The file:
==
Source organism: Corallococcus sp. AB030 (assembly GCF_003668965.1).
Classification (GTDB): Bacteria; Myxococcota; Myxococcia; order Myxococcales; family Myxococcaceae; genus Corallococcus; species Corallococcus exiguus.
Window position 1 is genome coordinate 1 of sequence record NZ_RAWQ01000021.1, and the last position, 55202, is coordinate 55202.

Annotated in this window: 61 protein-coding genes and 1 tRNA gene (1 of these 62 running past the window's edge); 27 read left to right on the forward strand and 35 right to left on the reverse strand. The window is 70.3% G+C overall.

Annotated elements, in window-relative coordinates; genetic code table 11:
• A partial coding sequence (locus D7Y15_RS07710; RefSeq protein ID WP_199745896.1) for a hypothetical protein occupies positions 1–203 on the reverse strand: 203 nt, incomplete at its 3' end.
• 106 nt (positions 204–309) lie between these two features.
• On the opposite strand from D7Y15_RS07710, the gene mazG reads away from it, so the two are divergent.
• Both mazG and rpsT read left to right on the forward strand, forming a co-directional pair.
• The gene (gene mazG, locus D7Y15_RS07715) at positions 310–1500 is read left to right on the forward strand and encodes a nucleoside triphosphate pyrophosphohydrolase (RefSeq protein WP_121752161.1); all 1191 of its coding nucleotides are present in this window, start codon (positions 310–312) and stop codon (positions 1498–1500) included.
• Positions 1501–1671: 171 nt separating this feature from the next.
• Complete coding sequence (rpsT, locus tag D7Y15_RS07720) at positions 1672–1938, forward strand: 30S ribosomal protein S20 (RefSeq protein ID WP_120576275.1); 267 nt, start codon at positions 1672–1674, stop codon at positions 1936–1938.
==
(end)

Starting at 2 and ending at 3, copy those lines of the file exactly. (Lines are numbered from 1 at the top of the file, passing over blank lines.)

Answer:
Classification (GTDB): Bacteria; Myxococcota; Myxococcia; order Myxococcales; family Myxococcaceae; genus Corallococcus; species Corallococcus exiguus.
Window position 1 is genome coordinate 1 of sequence record NZ_RAWQ01000021.1, and the last position, 55202, is coordinate 55202.